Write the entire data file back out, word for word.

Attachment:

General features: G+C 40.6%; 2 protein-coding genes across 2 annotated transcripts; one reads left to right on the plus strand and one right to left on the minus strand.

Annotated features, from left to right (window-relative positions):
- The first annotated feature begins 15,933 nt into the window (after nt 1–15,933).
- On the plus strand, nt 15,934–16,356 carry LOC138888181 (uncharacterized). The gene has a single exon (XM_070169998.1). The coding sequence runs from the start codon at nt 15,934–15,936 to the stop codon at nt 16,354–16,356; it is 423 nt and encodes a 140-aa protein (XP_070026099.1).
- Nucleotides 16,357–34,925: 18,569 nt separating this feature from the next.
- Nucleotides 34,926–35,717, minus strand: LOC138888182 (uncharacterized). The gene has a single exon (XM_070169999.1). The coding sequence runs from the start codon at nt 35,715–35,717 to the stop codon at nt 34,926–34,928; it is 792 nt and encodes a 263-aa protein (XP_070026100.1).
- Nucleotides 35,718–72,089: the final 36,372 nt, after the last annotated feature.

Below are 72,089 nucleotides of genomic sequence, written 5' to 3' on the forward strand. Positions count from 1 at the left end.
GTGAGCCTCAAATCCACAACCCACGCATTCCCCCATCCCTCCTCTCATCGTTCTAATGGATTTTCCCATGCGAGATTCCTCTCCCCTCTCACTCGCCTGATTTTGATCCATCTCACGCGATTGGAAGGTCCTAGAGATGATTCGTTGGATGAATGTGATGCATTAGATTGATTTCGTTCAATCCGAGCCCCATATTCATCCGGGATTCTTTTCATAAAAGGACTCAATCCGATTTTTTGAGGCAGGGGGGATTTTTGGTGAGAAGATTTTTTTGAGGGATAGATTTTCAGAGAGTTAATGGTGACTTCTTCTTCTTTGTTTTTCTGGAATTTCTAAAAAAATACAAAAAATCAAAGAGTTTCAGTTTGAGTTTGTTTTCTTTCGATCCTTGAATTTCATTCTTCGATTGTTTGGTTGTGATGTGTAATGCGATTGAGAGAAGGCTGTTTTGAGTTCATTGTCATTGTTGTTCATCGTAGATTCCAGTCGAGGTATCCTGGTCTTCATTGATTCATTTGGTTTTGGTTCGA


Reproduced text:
General features: G+C 40.6%; 2 protein-coding genes across 2 annotated transcripts; one reads left to right on the plus strand and one right to left on the minus strand.

Annotated features, from left to right (window-relative positions):
- The first annotated feature begins 15,933 nt into the window (after nt 1–15,933).
- On the plus strand, nt 15,934–16,356 carry LOC138888181 (uncharacterized). The gene has a single exon (XM_070169998.1). The coding sequence runs from the start codon at nt 15,934–15,936 to the stop codon at nt 16,354–16,356; it is 423 nt and encodes a 140-aa protein (XP_070026099.1).
- Nucleotides 16,357–34,925: 18,569 nt separating this feature from the next.
- Nucleotides 34,926–35,717, minus strand: LOC138888182 (uncharacterized). The gene has a single exon (XM_070169999.1). The coding sequence runs from the start codon at nt 35,715–35,717 to the stop codon at nt 34,926–34,928; it is 792 nt and encodes a 263-aa protein (XP_070026100.1).
- Nucleotides 35,718–72,089: the final 36,372 nt, after the last annotated feature.

Below are 72,089 nucleotides of genomic sequence, written 5' to 3' on the forward strand. Positions count from 1 at the left end.
GTGAGCCTCAAATCCACAACCCACGCATTCCCCCATCCCTCCTCTCATCGTTCTAATGGATTTTCCCATGCGAGATTCCTCTCCCCTCTCACTCGCCTGATTTTGATCCATCTCACGCGATTGGAAGGTCCTAGAGATGATTCGTTGGATGAATGTGATGCATTAGATTGATTTCGTTCAATCCGAGCCCCATATTCATCCGGGATTCTTTTCATAAAAGGACTCAATCCGATTTTTTGAGGCAGGGGGGATTTTTGGTGAGAAGATTTTTTTGAGGGATAGATTTTCAGAGAGTTAATGGTGACTTCTTCTTCTTTGTTTTTCTGGAATTTCTAAAAAAATACAAAAAATCAAAGAGTTTCAGTTTGAGTTTGTTTTCTTTCGATCCTTGAATTTCATTCTTCGATTGTTTGGTTGTGATGTGTAATGCGATTGAGAGAAGGCTGTTTTGAGTTCATTGTCATTGTTGTTCATCGTAGATTCCAGTCGAGGTATCCTGGTCTTCATTGATTCATTTGGTTTTGGTTCGA